The bark of Siberian ginseng has long been used herbally for its role as an adaptogenic energy tonic, an antirheumatic, and an antispasmodic. It is used to help increase energy and endurance and it helps support the adrenals, spleen, and pancreas. In biochemical terms, the root of the herb contains eleutherosides, essential oil, resin, starch, and vitamin A.
Siberian ginseng was thoroughly studied by Dr. I. I. Brekhman and other Russian researchers. It was experimentally given to thousands of athletes, factory workers and others with outstanding results. Among 15,350 workers, incidence of health concerns was lowered on the average some 37.1%; among athletes and other individuals whose work requires high levels of endurance and stamina, the results were better running times, work-load capacities and quicker recovery rates after exertion.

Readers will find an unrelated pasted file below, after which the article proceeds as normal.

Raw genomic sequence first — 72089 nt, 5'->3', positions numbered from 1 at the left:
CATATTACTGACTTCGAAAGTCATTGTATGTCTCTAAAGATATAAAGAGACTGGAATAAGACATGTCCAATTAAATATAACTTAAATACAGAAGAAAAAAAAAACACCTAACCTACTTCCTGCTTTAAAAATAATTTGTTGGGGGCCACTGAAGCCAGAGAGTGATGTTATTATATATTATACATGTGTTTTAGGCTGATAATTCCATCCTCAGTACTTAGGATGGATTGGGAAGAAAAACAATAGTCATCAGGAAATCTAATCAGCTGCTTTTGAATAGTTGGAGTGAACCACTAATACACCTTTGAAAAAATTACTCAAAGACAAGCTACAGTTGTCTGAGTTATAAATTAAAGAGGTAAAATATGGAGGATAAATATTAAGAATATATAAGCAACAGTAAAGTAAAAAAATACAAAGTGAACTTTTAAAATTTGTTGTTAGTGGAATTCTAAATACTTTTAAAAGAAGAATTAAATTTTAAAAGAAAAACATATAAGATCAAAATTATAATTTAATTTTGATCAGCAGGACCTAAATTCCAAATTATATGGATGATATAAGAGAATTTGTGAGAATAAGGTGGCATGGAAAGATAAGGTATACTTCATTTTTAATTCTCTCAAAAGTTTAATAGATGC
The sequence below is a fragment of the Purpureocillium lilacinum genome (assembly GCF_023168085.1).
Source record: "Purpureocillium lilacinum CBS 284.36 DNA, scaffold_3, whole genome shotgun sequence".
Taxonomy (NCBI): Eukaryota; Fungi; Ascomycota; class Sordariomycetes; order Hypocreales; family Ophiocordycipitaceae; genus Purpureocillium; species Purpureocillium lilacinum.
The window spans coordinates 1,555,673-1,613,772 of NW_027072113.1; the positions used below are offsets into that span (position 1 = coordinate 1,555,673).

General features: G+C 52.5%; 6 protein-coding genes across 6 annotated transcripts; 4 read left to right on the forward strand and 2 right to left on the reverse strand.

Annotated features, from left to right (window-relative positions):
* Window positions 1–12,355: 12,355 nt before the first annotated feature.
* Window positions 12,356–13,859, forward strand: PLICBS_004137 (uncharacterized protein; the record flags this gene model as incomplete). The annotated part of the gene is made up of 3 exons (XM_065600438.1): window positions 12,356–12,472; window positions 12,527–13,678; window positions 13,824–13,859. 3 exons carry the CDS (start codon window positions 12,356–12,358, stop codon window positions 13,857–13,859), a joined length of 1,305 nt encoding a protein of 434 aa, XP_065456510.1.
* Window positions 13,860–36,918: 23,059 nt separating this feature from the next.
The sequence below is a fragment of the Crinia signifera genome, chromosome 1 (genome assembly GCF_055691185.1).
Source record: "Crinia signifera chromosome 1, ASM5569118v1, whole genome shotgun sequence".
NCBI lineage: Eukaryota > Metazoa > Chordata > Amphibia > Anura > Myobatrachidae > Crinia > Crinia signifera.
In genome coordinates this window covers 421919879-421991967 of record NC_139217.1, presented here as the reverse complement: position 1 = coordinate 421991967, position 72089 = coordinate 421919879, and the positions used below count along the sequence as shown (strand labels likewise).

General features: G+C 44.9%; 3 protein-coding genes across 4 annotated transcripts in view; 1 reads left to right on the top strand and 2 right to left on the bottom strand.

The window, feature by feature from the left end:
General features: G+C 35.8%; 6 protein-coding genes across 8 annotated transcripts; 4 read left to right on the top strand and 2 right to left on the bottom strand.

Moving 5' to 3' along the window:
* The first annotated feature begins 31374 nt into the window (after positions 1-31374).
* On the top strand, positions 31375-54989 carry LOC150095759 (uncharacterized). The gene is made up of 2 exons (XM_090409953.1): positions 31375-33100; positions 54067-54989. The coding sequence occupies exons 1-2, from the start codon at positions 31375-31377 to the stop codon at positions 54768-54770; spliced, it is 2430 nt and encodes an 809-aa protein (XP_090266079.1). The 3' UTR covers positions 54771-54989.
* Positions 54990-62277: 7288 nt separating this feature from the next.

Only recently have there been successful efforts to cultivate the plant in North America. This is a very welcome development since much of the commercially available powdered or extracted forms have been heavily adulterated with a bogus herb (Hemedesmus indicus). There is some possibility, not as yet proven, that our own Pacific Northwestern devil's-club (Oplopanax horridus), which has traditionally been used to help support good blood sugar levels and other serious health issues by the Northwestern Natives, might possess similar adaptogenic properties.
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